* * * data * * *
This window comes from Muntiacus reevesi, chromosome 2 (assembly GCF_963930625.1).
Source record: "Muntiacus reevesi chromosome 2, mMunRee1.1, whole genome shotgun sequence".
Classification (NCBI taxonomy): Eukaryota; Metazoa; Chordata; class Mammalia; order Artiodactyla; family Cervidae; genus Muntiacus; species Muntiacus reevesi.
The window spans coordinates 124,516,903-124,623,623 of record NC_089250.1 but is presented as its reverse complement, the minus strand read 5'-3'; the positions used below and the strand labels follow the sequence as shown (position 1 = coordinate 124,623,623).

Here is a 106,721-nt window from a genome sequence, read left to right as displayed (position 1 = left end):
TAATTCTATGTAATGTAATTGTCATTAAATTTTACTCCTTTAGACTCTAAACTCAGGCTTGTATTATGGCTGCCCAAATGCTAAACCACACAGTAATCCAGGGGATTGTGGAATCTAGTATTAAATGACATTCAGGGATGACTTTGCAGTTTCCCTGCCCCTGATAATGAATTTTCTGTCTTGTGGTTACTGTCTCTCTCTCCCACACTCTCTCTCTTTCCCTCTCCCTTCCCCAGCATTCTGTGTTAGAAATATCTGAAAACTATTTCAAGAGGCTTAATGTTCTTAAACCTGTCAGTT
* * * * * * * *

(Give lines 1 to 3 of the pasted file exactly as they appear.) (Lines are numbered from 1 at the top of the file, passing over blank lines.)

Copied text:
This window comes from Muntiacus reevesi, chromosome 2 (assembly GCF_963930625.1).
Source record: "Muntiacus reevesi chromosome 2, mMunRee1.1, whole genome shotgun sequence".
Classification (NCBI taxonomy): Eukaryota; Metazoa; Chordata; class Mammalia; order Artiodactyla; family Cervidae; genus Muntiacus; species Muntiacus reevesi.